If a New Car Can Demolish an Old One, How Is a Human Expected to Fare?

To mark its 50th anniversary, the Insurance Institute for Highway Safety recently pitted a 1959 Chevrolet Bel Air against its contemporary counterpart, a 2009 Malibu, in a 40 mph crash test. As you can see in the video, the Malibu destroys its predecessor.

The results were intended to demonstrate how much safer cars are now than a half-decade ago, but my first thought was that the new vehicle is the same make and model that NYPD Detective Kevin Spellman drove into Drana Nikac at an estimated 30 mph — a speed that carries a pedestrian fatality rate of up to 45 percent.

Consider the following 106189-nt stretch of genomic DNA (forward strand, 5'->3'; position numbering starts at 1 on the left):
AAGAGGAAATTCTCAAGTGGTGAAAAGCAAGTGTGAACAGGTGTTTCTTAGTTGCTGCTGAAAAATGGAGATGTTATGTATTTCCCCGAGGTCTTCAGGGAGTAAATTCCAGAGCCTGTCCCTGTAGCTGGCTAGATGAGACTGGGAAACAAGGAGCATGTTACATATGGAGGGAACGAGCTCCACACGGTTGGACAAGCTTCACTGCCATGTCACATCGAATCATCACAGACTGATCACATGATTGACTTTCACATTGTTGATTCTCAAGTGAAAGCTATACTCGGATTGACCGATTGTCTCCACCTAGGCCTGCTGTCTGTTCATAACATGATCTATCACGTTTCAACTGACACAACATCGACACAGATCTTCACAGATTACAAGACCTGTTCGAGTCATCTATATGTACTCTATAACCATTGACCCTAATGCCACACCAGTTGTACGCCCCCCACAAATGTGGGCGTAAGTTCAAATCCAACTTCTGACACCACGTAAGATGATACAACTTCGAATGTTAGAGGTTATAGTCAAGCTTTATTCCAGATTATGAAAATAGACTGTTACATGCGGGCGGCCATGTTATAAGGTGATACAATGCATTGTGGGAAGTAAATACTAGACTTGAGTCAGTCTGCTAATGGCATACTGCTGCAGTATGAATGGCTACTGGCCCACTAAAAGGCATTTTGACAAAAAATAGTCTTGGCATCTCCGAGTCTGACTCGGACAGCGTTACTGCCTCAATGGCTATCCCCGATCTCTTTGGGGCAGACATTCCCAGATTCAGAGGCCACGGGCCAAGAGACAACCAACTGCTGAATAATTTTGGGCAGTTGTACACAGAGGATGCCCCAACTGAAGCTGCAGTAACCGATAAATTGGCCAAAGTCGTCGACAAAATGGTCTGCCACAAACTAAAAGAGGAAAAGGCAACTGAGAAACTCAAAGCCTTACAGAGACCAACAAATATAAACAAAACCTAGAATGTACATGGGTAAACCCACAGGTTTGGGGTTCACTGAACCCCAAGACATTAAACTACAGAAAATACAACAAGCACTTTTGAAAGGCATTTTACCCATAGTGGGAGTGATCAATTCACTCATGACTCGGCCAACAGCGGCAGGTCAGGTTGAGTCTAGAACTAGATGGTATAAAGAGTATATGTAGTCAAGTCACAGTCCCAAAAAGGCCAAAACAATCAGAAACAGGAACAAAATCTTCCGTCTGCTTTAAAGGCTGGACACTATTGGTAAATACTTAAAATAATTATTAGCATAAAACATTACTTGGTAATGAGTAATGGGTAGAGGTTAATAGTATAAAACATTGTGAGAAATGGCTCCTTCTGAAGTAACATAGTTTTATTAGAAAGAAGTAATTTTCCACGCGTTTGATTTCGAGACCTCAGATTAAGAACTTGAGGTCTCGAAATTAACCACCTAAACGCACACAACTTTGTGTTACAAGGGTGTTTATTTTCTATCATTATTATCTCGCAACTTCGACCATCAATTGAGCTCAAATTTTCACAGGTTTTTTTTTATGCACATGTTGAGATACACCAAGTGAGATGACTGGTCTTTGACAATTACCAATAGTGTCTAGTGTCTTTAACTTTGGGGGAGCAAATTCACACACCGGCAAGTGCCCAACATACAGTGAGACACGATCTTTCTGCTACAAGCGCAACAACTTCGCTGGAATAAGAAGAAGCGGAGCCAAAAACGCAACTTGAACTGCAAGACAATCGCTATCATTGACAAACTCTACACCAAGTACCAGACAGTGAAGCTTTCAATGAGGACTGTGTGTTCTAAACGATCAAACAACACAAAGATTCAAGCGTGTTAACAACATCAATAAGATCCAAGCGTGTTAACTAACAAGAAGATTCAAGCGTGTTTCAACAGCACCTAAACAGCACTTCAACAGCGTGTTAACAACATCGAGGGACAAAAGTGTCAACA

So while modern-day engineering may be better at protecting drivers and passengers, the auto industry and the IIHS — whose "bigger is better" philosophy ignores those outside of vehicles — have a long, long way to go before they can crow too loudly about overall safety.


Gridlock Sam’s Street Safety Fumble in the Daily News

Sam Schwartz is out with a list of street safety recommendations in the Daily News today, which he prefaces with a bizarre warning against lower citywide speed limits: Today, there’s an outcry to lower speed limits to combat pedestrian fatalities. Wouldn’t it be great if just putting up signs worked? But it probably won’t. I […]